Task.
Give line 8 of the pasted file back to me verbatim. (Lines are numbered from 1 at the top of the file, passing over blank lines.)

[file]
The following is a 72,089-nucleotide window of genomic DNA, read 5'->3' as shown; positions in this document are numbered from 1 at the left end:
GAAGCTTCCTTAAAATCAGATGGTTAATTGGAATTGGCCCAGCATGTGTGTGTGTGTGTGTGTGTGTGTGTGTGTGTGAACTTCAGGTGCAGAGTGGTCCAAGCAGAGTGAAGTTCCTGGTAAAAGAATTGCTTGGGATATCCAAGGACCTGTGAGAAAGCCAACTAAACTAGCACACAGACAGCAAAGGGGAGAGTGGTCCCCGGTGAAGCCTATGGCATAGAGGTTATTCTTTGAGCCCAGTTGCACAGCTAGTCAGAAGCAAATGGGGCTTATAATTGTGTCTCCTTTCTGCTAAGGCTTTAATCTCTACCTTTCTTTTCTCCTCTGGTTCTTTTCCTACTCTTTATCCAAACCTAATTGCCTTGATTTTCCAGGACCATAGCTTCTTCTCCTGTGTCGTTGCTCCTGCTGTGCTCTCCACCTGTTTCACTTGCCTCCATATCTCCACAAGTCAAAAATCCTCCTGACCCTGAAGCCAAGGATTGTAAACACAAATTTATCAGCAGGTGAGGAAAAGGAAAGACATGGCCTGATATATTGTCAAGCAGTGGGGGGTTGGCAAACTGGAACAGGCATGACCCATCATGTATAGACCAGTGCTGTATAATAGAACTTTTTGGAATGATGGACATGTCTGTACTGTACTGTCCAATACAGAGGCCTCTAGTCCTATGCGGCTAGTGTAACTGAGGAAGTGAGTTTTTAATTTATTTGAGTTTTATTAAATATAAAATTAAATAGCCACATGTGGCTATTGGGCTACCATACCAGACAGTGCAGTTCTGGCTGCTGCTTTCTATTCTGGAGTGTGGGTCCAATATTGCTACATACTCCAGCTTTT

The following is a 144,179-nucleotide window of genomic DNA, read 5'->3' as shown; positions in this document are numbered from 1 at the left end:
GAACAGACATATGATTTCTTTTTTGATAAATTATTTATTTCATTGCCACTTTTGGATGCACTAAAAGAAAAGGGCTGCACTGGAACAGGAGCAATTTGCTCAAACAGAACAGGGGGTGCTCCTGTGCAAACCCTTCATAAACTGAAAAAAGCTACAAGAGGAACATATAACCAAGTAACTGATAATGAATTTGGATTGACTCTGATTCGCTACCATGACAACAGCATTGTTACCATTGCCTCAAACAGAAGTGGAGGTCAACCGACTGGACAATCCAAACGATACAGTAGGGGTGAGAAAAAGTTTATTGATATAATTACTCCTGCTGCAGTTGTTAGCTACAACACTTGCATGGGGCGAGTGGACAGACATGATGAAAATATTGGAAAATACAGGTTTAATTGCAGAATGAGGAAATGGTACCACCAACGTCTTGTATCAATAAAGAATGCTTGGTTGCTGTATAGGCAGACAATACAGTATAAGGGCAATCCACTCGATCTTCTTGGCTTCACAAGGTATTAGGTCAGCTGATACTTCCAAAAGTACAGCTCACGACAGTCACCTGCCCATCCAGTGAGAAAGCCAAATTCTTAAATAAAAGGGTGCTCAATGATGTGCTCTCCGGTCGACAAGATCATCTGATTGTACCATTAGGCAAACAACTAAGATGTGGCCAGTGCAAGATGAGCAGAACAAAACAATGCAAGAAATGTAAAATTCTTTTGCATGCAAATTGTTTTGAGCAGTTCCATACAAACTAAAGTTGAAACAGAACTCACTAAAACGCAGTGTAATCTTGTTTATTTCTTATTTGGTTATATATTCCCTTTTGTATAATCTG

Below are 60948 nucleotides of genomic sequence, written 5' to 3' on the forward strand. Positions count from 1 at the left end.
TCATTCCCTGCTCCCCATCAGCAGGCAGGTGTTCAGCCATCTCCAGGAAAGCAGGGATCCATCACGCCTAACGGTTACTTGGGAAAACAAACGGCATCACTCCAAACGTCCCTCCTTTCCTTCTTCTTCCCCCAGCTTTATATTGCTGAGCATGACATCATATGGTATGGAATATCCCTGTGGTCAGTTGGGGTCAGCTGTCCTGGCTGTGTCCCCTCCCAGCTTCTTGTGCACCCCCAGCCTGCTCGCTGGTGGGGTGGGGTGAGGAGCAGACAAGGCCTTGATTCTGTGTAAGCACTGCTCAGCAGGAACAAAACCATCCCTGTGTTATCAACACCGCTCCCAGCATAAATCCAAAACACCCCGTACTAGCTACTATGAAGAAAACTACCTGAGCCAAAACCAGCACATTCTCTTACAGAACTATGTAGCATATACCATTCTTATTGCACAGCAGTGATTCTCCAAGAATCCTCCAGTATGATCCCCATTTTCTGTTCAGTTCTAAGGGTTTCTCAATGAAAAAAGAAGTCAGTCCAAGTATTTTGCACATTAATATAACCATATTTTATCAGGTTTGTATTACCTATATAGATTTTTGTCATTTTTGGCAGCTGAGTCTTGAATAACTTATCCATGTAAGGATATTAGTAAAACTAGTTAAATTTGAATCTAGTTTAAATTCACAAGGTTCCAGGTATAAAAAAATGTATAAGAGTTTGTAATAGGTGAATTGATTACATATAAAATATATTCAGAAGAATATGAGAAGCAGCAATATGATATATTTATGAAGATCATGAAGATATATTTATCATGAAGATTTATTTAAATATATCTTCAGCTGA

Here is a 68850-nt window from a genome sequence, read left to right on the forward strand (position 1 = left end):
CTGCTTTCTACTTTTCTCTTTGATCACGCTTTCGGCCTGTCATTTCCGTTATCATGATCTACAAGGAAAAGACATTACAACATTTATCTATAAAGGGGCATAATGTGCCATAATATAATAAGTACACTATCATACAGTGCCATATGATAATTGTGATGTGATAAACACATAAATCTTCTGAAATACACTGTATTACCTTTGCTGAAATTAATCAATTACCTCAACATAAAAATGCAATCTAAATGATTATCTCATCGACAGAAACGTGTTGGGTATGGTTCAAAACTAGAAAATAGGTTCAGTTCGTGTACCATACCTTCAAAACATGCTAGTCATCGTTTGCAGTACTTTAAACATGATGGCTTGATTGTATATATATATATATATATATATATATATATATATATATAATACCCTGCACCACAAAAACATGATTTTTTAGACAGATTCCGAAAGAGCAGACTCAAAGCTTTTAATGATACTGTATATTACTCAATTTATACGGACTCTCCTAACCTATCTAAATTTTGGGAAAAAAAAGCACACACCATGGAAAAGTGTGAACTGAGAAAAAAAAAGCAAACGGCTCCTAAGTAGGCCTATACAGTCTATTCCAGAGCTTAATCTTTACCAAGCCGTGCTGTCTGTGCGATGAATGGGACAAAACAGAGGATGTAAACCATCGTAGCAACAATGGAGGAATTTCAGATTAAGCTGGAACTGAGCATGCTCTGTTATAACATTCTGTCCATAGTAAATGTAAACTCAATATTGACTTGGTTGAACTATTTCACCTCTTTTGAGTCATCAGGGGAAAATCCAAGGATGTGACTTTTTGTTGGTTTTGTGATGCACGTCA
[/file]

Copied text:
CTGCTTTCTACTTTTCTCTTTGATCACGCTTTCGGCCTGTCATTTCCGTTATCATGATCTACAAGGAAAAGACATTACAACATTTATCTATAAAGGGGCATAATGTGCCATAATATAATAAGTACACTATCATACAGTGCCATATGATAATTGTGATGTGATAAACACATAAATCTTCTGAAATACACTGTATTACCTTTGCTGAAATTAATCAATTACCTCAACATAAAAATGCAATCTAAATGATTATCTCATCGACAGAAACGTGTTGGGTATGGTTCAAAACTAGAAAATAGGTTCAGTTCGTGTACCATACCTTCAAAACATGCTAGTCATCGTTTGCAGTACTTTAAACATGATGGCTTGATTGTATATATATATATATATATATATATATATATATATATATAATACCCTGCACCACAAAAACATGATTTTTTAGACAGATTCCGAAAGAGCAGACTCAAAGCTTTTAATGATACTGTATATTACTCAATTTATACGGACTCTCCTAACCTATCTAAATTTTGGGAAAAAAAAGCACACACCATGGAAAAGTGTGAACTGAGAAAAAAAAAGCAAACGGCTCCTAAGTAGGCCTATACAGTCTATTCCAGAGCTTAATCTTTACCAAGCCGTGCTGTCTGTGCGATGAATGGGACAAAACAGAGGATGTAAACCATCGTAGCAACAATGGAGGAATTTCAGATTAAGCTGGAACTGAGCATGCTCTGTTATAACATTCTGTCCATAGTAAATGTAAACTCAATATTGACTTGGTTGAACTATTTCACCTCTTTTGAGTCATCAGGGGAAAATCCAAGGATGTGACTTTTTGTTGGTTTTGTGATGCACGTCA